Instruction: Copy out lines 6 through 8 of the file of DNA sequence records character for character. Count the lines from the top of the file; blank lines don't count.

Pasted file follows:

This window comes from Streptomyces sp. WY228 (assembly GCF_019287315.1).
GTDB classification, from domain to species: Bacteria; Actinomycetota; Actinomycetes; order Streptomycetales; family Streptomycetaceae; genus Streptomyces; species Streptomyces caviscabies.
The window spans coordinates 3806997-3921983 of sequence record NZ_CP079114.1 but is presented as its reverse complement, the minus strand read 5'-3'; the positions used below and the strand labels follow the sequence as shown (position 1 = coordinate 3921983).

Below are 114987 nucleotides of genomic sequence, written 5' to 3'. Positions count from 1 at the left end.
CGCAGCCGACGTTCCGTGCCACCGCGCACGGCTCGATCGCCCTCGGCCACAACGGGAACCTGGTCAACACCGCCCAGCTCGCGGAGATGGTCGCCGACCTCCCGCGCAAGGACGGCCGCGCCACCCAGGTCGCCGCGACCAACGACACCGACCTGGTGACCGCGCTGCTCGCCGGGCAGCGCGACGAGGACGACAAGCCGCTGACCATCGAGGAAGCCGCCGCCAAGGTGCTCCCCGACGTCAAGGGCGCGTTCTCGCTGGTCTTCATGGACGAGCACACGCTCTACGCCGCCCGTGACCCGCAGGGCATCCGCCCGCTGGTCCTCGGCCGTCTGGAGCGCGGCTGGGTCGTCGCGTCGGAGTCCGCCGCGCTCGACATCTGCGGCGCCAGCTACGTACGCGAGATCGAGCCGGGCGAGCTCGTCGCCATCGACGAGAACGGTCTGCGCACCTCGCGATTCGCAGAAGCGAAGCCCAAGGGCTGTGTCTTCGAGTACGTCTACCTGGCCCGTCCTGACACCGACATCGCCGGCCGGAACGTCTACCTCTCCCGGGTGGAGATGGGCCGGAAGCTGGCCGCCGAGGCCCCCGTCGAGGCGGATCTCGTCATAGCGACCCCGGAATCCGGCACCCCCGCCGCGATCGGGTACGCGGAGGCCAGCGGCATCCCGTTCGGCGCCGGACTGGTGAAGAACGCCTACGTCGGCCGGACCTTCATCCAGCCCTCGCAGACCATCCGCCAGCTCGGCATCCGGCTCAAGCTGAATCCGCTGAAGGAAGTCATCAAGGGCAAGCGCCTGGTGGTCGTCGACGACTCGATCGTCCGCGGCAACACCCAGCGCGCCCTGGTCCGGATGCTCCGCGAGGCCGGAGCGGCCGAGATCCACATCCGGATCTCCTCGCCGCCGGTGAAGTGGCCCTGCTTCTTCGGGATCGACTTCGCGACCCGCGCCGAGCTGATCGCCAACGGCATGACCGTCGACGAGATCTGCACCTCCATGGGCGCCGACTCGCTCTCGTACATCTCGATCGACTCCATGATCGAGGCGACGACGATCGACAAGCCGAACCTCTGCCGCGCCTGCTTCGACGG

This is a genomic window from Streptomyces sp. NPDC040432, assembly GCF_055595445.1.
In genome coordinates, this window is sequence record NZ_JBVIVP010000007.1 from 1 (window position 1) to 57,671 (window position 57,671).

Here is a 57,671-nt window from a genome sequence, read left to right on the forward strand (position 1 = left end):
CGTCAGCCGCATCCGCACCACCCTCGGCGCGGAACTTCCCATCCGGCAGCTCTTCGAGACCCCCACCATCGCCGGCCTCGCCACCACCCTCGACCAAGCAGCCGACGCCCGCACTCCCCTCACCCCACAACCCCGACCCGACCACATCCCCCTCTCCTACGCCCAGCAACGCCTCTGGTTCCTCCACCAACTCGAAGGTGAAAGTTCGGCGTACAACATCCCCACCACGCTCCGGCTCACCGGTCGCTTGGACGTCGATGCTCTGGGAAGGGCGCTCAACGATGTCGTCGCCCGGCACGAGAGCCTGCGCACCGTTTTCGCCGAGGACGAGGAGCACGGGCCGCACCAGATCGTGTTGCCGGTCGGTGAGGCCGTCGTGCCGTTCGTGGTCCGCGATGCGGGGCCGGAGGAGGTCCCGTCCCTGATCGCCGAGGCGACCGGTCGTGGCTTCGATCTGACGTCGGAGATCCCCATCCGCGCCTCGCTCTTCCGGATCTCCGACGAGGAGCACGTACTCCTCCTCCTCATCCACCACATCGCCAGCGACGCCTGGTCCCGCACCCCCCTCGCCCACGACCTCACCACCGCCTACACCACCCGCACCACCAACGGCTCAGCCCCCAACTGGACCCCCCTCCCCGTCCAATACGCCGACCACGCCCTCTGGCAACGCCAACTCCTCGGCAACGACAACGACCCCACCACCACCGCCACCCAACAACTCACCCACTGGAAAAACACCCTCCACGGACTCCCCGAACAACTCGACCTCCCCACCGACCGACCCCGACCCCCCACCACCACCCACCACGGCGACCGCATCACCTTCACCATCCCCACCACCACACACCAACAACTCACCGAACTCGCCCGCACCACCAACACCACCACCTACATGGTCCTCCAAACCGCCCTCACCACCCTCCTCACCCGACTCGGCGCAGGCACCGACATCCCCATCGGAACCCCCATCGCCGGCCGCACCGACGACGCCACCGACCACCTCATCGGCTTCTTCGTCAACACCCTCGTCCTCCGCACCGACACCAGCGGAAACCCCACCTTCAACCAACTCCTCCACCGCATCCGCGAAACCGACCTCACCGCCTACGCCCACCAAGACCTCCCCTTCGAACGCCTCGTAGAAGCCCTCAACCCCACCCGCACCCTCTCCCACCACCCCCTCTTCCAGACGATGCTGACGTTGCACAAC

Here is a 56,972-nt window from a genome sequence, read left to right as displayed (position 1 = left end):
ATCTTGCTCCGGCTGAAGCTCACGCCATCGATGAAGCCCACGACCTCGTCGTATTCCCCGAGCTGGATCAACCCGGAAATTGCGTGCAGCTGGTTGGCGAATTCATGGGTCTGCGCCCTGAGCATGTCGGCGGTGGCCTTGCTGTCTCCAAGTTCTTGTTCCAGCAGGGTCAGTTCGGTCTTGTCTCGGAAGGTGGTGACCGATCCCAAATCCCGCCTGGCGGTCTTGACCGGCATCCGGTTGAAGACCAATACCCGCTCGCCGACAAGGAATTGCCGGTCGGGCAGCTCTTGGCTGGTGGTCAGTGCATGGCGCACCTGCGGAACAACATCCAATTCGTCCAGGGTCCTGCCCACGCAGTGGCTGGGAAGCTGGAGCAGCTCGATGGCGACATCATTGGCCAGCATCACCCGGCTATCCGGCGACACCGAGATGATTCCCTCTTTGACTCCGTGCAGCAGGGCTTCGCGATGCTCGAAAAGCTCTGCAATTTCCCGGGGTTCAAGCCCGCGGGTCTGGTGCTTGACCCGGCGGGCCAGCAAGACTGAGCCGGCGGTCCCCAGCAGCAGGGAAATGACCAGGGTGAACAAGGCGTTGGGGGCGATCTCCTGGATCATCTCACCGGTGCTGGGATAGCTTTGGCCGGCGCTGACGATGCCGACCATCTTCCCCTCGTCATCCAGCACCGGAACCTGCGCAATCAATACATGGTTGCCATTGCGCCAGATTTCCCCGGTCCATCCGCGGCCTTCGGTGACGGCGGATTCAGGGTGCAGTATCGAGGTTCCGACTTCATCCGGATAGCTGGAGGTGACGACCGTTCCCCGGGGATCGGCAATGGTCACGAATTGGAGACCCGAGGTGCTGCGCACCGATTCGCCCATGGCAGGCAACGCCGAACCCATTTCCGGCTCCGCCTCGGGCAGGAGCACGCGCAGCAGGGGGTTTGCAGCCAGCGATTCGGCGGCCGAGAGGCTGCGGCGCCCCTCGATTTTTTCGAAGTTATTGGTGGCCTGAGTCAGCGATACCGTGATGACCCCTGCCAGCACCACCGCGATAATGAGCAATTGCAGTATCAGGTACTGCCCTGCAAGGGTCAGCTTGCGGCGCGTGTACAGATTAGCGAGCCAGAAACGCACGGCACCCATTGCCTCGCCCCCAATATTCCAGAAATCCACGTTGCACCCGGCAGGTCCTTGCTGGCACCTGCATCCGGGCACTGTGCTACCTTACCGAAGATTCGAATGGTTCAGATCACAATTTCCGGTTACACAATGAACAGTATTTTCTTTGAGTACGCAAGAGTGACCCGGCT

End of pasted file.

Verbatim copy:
This is a genomic window from Streptomyces sp. NPDC040432, assembly GCF_055595445.1.
In genome coordinates, this window is sequence record NZ_JBVIVP010000007.1 from 1 (window position 1) to 57,671 (window position 57,671).

Here is a 57,671-nt window from a genome sequence, read left to right on the forward strand (position 1 = left end):